Tag Archive | Germany

What matters, comes after

Angel of Ohlsdorf

I took a trip to Germany years ago. One of the places we stopped was a cemetery.  The person I was with commented on all the swastikas on the graves of the WWII soldiers. As Americans, standing there looking on these graves, that symbol felt wrong to see anywhere. But in a place of mourning, a place that had always been a place of mourning, these scattered graves of local people, who had died in that horrific time, serving that horrific regime, bearing that hated mark, it made sense.

I doubt anyone will ever want to go back through every graveyard in Germany and elsewhere that nazi soliders and sympathizers died, and chip off every swastika. I suppose it could be done, maybe it should be done, but it would take funding, and family approval, and town approval and . . . really all you feel in that place is sadness already. Sadness that someone, anyone, ever fought and died in such a worthless cause as hate, racism, and national socialist whackjob-ism.

When I think about Confederate symbols in graveyards, I feel the same way about them. Lives lost over such an immoral, obscenely worthless cause. But I don’t feel that way about Confederate symbols in public places. I think those symbols should be removed and replaced with symbols of hope. Emancipation Park shouldn’t have a statue of General Robert E Lee. It should have a symbol of the Great Emancipator, Lincoln. Or of Harriet Tubman, whose emancipated so many.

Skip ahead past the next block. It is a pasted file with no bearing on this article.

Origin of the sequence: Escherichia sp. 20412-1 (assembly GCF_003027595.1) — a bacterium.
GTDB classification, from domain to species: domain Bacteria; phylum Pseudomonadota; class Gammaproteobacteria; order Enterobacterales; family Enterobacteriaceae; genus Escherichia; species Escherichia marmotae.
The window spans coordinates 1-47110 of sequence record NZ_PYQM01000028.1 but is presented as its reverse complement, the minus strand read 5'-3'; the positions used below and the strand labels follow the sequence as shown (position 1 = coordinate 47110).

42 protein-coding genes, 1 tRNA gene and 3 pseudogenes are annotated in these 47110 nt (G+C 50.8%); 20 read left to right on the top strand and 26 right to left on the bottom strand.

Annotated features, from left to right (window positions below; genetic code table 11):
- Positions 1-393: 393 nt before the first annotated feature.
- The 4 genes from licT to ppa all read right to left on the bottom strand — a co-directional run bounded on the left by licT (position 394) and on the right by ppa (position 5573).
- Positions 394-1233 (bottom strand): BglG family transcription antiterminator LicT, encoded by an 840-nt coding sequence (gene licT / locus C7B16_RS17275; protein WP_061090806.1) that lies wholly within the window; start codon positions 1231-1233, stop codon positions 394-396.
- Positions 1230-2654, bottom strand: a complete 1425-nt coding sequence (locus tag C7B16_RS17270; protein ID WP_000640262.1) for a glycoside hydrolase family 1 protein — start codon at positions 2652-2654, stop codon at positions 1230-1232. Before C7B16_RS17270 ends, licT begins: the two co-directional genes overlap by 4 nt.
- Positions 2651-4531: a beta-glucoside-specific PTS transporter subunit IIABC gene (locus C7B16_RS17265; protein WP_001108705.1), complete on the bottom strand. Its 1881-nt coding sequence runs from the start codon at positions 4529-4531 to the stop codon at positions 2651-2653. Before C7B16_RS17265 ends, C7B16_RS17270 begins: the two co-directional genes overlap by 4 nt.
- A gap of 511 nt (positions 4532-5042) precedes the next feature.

I speak as someone who loves history and has a degree  in it. I also speak as an artist. Now is the time to remove bronze statues, to give them to artists of today to melt down and create something new to go on those empty plinths. Now is the time to give those cenotaphs to sculptors to chip away at and remake into something new. Now is the time, for today’s artists, and today’s historians, to join up and transform these places and with outdated, prejudiced, oppressive symbols in to symbols of our time, symbols of truth, of hope, of aspirations not yet met.

Why can’t Rosa Parks replace Robert E Lee on that plinth? Why can’t Rebecca Lee Crumpler stand tall on a campus quad? Why can’t we celebrate the achievements and progress of our country, of people of color, where once there was a symbol of intimation and oppression? Why can’t a statue of Former Justice Thurgood Marshall (of Brown v Board of Education) stand where Former Justice Roger Tany (of Dred Scott) did?

Why can’t we start to do this now?

Nature abhors a vacuum. I call on you, artists and historians. Let’s create the future now, by celebrating a past that also actually happened, and was good and inspiring and uplifting, not just for people of color but all people. Let’s not leave an empty plinth, a hole in the ground, or a space for a plaque on a monument to be ceded to a new version of racism and intolerance.